OTC Derivatives Regulation

The White Paper also recommends government regulation in several ways of the over-thecounter (OTC) derivatives markets, including credit default swaps. First, it recommends that all OTC derivatives be cleared through regulated central counterparties. In addition, the White Paper recommends that OTC derivatives dealers and other firms whose market activities create large exposure to counterparties be subject to a “robust and appropriate regime of prudential supervision and regulation” that will include:

  • Conservative capital requirements;
  • Business conduct standards;
  • Reporting requirements; and
  • Conservative requirements relating to initial margins on counterparty credit exposures.

The White Paper further recommends that the OTC derivatives market be made more transparent by amending the Commodities Exchange Act and related laws to authorize the Commodity Futures Trading Commission (CFTC) and SEC: to impose recordkeeping and reporting requirements (including an audit trail) on all OTC derivatives, as well as to ensure that they have “clear, unimpeded authority” to police and prevent fraud, market manipulation and other market abuses.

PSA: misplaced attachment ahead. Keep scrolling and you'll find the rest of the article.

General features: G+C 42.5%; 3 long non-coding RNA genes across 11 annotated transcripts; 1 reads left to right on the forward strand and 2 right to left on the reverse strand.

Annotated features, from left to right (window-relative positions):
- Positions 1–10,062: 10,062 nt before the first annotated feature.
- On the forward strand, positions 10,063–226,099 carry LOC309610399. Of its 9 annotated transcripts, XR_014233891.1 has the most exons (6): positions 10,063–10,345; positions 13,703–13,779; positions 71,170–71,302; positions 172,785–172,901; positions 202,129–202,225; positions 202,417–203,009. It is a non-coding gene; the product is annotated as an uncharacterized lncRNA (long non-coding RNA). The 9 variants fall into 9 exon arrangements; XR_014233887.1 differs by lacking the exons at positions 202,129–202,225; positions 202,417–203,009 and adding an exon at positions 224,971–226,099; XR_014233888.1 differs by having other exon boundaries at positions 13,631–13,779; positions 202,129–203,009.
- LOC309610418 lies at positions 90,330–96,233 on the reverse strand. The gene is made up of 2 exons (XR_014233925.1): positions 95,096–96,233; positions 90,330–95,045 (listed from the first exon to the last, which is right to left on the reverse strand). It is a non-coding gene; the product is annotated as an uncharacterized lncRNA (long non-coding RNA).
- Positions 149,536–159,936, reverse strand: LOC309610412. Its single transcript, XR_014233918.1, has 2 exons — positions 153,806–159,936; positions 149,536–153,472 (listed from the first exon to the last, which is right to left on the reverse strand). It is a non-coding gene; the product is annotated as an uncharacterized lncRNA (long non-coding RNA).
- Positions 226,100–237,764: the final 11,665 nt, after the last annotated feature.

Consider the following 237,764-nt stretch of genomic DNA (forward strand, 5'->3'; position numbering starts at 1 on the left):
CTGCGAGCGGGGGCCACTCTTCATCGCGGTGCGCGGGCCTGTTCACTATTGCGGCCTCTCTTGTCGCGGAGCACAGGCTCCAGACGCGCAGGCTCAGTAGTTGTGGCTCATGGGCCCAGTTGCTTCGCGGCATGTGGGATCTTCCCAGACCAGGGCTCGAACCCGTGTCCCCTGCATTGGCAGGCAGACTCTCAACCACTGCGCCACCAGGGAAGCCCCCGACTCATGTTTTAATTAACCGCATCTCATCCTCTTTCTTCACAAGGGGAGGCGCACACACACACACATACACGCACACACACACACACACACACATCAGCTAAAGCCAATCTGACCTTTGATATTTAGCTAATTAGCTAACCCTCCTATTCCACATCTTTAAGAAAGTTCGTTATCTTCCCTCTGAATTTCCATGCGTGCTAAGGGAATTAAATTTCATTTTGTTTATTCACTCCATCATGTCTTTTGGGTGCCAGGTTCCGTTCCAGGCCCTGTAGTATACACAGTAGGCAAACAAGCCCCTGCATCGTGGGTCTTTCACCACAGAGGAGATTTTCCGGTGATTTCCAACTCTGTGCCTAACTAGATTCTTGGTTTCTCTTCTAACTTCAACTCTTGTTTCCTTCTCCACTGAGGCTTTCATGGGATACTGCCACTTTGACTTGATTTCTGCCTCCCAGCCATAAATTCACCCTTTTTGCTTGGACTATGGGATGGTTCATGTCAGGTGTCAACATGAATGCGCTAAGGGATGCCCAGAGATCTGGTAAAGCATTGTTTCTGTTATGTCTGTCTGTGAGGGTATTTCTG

The SEC recently proposed rule changes that address the regulation of OTC derivatives regulation, based on the Obama Administration’s recommendations. For more on those reforms, see the article on page 12 entitled, “Obama Administration Announces New Derivatives Trading Reform.”

Harmonizing the Role of the CFTC and SEC

Also included in the proposal are recommendations that the CFTC and SEC identify all existing conflicts in statutes and regulations and recommend changes in a report to be delivered to Congress by September 30, 2009, in an effort to harmonize the regulation of futures (under the CFTC’s purview) and securities (under the SEC’s). The White Paper noted that, in many instances, the overlapping yet different regulatory authorities of both agencies has resulted in protracted legal disputes about whether a specific product should be regulated as a future or a security. The report would either explain why the differences in regulation of economically equivalent instruments are essential to protecting investors and maintaining market integrity and price transparency, or make recommendations for changes to eliminate the differences. If the SEC and CFTC cannot agree on recommendations and explanations of differences, the White Paper recommends that the issue be referred to the Financial Services Oversight Council, which should be required to address the differences and report to Congress within six months of its formation.

The SEC and CFTC recently began meeting in order to reach agreement on their respective roles.

Federal Reserve Oversight of Payment, Clearing and Settlement Systems